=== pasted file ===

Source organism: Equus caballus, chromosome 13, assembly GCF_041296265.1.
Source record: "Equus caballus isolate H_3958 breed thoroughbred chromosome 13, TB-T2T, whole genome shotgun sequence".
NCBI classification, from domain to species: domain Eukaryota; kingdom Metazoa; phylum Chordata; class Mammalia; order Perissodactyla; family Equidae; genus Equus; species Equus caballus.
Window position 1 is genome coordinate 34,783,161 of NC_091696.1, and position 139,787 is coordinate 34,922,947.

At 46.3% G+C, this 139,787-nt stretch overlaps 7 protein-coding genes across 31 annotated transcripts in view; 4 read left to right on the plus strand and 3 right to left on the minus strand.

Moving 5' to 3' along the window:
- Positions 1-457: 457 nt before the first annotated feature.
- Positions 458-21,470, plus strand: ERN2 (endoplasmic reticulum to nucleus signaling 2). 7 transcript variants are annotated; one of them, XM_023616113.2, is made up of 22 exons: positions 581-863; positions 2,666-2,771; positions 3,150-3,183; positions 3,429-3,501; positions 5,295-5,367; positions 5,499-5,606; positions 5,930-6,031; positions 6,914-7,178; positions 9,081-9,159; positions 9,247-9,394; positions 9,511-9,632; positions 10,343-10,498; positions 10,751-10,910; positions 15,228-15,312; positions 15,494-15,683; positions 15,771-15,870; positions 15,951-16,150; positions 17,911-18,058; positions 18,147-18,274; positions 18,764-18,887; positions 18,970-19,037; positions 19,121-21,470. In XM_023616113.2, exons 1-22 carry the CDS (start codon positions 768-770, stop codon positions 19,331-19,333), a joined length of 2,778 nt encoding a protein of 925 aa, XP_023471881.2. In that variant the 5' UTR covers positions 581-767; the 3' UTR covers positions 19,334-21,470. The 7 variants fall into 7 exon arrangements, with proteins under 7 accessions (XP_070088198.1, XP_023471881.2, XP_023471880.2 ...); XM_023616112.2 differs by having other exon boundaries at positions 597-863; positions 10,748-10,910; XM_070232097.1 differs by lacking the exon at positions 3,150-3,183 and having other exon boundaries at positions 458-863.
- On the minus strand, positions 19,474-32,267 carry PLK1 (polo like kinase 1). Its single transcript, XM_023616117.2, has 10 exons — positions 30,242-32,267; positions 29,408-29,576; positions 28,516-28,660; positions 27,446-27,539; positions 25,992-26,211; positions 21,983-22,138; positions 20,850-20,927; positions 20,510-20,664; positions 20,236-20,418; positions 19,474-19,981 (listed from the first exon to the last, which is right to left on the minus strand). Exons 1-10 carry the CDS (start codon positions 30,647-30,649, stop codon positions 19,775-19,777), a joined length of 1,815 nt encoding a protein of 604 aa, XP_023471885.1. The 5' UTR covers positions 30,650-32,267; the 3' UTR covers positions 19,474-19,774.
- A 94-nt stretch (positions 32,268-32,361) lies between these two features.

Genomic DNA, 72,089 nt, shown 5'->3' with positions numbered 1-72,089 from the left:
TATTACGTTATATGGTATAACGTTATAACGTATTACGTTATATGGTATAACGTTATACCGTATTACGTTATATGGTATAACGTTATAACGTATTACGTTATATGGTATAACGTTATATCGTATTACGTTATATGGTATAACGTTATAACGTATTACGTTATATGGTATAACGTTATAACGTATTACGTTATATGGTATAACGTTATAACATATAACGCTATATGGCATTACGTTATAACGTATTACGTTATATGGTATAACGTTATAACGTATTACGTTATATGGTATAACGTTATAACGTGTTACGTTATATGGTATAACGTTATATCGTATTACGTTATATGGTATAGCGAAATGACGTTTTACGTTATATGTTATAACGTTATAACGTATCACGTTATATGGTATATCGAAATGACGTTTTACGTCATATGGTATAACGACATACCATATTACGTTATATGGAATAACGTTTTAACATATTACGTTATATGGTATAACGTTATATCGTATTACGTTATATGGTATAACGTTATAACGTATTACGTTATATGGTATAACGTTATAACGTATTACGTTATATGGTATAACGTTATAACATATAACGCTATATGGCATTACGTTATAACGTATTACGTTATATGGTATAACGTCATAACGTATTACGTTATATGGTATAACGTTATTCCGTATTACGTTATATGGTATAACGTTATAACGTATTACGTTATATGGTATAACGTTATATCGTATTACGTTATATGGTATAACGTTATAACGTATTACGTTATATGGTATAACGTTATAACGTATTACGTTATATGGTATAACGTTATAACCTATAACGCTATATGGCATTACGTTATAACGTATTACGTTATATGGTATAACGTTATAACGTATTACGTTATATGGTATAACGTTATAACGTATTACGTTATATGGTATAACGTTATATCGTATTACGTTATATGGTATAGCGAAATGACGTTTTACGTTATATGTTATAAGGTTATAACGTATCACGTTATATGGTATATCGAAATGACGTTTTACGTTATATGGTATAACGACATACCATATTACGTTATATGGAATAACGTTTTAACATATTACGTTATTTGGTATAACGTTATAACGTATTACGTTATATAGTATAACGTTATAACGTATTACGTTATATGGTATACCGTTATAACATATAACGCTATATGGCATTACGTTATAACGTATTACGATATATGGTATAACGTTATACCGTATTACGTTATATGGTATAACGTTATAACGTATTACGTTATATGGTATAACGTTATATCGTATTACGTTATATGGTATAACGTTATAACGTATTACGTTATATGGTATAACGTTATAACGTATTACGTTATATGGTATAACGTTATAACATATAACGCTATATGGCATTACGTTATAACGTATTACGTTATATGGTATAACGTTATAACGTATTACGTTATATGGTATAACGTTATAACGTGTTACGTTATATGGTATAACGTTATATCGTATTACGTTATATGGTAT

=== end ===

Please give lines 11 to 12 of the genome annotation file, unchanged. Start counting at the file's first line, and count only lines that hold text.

Genomic DNA, 72,089 nt, shown 5'->3' with positions numbered 1-72,089 from the left:
TATTACGTTATATGGTATAACGTTATAACGTATTACGTTATATGGTATAACGTTATACCGTATTACGTTATATGGTATAACGTTATAACGTATTACGTTATATGGTATAACGTTATATCGTATTACGTTATATGGTATAACGTTATAACGTATTACGTTATATGGTATAACGTTATAACGTATTACGTTATATGGTATAACGTTATAACATATAACGCTATATGGCATTACGTTATAACGTATTACGTTATATGGTATAACGTTATAACGTATTACGTTATATGGTATAACGTTATAACGTGTTACGTTATATGGTATAACGTTATATCGTATTACGTTATATGGTATAGCGAAATGACGTTTTACGTTATATGTTATAACGTTATAACGTATCACGTTATATGGTATATCGAAATGACGTTTTACGTCATATGGTATAACGACATACCATATTACGTTATATGGAATAACGTTTTAACATATTACGTTATATGGTATAACGTTATATCGTATTACGTTATATGGTATAACGTTATAACGTATTACGTTATATGGTATAACGTTATAACGTATTACGTTATATGGTATAACGTTATAACATATAACGCTATATGGCATTACGTTATAACGTATTACGTTATATGGTATAACGTCATAACGTATTACGTTATATGGTATAACGTTATTCCGTATTACGTTATATGGTATAACGTTATAACGTATTACGTTATATGGTATAACGTTATATCGTATTACGTTATATGGTATAACGTTATAACGTATTACGTTATATGGTATAACGTTATAACGTATTACGTTATATGGTATAACGTTATAACCTATAACGCTATATGGCATTACGTTATAACGTATTACGTTATATGGTATAACGTTATAACGTATTACGTTATATGGTATAACGTTATAACGTATTACGTTATATGGTATAACGTTATATCGTATTACGTTATATGGTATAGCGAAATGACGTTTTACGTTATATGTTATAAGGTTATAACGTATCACGTTATATGGTATATCGAAATGACGTTTTACGTTATATGGTATAACGACATACCATATTACGTTATATGGAATAACGTTTTAACATATTACGTTATTTGGTATAACGTTATAACGTATTACGTTATATAGTATAACGTTATAACGTATTACGTTATATGGTATACCGTTATAACATATAACGCTATATGGCATTACGTTATAACGTATTACGATATATGGTATAACGTTATACCGTATTACGTTATATGGTATAACGTTATAACGTATTACGTTATATGGTATAACGTTATATCGTATTACGTTATATGGTATAACGTTATAACGTATTACGTTATATGGTATAACGTTATAACGTATTACGTTATATGGTATAACGTTATAACATATAACGCTATATGGCATTACGTTATAACGTATTACGTTATATGGTATAACGTTATAACGTATTACGTTATATGGTATAACGTTATAACGTGTTACGTTATATGGTATAACGTTATATCGTATTACGTTATATGGTAT